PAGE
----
What Is Consent Management? The Ultimate Guide
By Carl Bleich
Oct 13, 2022
18 min read
What Is Consent Management? The Ultimate Guide
Table of Contents
With non-compliance fines soaring and customers more concerned about their personal data than ever, consent management should be on top of the priority list for every company in today's market.
Whether it’s for your customer data platform or a similar tool, it is important to have a comprehensive consent management plan that is easy for your customers to understand and compliant with necessary laws and regulations.
Keep reading for everything you could possibly need to know about consent management and how it will affect your company.
What Is Consent Management?
Consent management is a system or process for allowing customers to determine what personal data they are willing to share with a business.
It has become so important worldwide because of the lawful requirement for websites to obtain user consent for collecting data through cookies while browsing. Businesses all across the world are now responsible for collecting and managing customer consent and adhering to personal data processing standards.
Bloomreach breaks things down into three consent categories that make up consent management:
- general consent
- legitimate interest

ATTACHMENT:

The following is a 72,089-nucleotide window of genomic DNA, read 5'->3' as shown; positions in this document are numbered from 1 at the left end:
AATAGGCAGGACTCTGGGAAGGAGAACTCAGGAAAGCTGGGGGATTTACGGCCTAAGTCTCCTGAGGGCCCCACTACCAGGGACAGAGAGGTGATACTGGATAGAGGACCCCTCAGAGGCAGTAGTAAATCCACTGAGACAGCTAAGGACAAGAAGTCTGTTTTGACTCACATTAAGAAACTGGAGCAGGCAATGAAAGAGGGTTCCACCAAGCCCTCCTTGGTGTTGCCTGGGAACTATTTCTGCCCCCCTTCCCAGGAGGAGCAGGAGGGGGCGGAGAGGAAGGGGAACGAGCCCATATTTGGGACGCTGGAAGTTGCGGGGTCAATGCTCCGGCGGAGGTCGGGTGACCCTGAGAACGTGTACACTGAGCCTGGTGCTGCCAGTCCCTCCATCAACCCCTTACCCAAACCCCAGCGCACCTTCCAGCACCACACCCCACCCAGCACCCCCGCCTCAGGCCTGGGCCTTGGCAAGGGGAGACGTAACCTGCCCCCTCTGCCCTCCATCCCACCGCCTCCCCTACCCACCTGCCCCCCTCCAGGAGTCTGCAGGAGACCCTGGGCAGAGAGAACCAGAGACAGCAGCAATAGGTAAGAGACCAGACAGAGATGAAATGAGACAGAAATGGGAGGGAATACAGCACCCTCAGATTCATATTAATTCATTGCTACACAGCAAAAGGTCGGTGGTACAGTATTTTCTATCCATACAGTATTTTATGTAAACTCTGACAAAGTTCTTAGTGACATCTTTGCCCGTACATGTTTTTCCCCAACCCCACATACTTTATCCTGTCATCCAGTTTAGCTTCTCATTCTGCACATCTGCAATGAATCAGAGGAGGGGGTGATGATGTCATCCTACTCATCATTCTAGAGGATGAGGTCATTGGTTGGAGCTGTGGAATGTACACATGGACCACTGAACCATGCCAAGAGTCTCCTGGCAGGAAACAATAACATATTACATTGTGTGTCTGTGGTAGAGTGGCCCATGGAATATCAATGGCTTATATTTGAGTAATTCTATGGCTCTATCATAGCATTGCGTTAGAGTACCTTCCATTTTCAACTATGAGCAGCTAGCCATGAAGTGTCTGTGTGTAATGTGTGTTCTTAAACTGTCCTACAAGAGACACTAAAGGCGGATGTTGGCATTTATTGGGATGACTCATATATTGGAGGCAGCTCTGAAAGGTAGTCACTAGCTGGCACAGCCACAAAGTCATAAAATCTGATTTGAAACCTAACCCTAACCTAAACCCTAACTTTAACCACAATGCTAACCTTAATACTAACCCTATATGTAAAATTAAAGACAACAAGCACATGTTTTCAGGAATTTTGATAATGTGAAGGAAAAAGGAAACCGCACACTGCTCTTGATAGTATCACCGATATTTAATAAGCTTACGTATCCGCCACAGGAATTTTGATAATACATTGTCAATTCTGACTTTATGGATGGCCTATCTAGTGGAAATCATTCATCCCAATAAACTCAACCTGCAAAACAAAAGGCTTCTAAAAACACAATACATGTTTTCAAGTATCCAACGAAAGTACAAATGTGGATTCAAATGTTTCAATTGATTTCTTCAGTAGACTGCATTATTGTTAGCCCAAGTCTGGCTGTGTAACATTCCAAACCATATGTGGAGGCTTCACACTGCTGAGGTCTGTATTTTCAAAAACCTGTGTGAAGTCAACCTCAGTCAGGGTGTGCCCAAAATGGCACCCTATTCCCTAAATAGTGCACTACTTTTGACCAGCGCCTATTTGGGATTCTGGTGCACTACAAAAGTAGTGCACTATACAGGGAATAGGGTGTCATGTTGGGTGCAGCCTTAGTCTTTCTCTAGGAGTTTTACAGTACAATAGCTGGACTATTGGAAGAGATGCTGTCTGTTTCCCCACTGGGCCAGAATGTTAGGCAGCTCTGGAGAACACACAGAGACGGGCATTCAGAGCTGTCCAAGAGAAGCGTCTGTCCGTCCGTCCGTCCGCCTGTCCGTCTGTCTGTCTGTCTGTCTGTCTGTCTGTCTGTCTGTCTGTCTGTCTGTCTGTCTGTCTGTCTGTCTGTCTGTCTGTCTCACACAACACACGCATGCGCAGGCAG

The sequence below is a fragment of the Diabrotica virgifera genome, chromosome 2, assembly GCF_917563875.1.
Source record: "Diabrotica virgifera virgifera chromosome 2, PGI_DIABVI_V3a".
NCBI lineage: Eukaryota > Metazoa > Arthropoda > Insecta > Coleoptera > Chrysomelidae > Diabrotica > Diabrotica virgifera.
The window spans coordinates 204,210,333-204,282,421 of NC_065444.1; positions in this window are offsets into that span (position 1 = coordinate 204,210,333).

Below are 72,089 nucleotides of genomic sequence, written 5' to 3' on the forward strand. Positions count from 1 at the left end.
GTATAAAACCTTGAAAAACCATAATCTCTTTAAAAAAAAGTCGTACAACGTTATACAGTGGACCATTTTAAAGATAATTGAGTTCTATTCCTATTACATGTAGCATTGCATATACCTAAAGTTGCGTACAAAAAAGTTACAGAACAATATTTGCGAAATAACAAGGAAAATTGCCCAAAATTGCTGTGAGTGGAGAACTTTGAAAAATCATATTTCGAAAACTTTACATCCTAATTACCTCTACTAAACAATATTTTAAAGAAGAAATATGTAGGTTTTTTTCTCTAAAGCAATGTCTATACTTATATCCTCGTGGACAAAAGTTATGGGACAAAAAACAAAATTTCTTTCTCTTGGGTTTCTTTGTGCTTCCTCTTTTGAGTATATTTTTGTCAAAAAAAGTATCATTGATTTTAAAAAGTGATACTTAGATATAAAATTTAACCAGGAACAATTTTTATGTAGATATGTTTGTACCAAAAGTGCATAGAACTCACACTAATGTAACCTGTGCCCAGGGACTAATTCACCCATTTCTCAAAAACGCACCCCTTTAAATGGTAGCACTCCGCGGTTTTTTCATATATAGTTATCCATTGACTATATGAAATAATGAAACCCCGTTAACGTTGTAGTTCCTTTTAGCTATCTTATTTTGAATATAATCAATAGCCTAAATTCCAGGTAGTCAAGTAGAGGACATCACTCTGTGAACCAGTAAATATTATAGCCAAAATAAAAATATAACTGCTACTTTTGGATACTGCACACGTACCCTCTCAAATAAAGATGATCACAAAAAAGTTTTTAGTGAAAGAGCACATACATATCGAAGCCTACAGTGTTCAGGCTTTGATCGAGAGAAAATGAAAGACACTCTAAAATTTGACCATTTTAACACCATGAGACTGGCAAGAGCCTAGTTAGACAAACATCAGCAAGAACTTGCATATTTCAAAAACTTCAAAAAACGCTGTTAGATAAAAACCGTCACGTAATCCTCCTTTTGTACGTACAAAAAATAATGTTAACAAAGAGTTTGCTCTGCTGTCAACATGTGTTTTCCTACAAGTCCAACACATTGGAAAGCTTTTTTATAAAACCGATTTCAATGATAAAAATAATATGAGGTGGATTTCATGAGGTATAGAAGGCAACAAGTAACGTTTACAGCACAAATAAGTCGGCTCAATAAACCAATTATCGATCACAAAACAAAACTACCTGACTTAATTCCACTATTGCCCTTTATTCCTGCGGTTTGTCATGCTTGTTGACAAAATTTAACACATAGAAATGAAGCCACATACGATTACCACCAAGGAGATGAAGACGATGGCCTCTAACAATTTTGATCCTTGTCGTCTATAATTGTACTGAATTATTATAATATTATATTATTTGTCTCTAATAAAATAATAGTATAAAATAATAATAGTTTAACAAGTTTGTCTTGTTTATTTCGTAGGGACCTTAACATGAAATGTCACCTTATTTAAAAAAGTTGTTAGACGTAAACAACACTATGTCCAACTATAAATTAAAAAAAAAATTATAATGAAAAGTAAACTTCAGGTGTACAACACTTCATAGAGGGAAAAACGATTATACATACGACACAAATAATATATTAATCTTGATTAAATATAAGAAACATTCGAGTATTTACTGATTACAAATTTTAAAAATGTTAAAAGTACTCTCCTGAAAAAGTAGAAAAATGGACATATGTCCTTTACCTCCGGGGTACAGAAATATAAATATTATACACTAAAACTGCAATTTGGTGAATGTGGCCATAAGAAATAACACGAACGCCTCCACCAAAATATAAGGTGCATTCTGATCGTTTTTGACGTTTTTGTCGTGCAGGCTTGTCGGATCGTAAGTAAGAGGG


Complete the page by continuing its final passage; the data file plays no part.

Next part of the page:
These must be considered before putting any customer's personal data to use and embarking on marketing campaigns or email communication efforts.
Consent management truly is a process that guides compliance by informing users about data collection and usage practices. A good consent management process logs and tracks consent collection so that companies do not need to worry about being in compliance with worldwide laws and regulations. It enables brands to obtain explicit consent from their consumers, facilitates consent collection, and keeps all steps in line with data privacy laws.
What Is a Consent Management Platform?
Many businesses rely on a consent management platform, or a marketing platform that incorporates consent management capabilities, to organize and monitor their customers' personal data.
Consent management platforms are built to handle all aspects of compliance, helping brands automate the consent process, gain permission to track first-party data, and allow users to update their preferences easily. They enable you to glean insights from the moment a customer opts in, letting you track, monitor, and respond to the data subject’s requests and consent preferences.
What Is the Difference Between Consent and Preference Management?
While consent management and preference management might sound the same, there are very distinct and important differences between the two. Both are critical parts of creating a privacy-first and customer-centric strategy but it is important for businesses to understand the difference between the two concepts.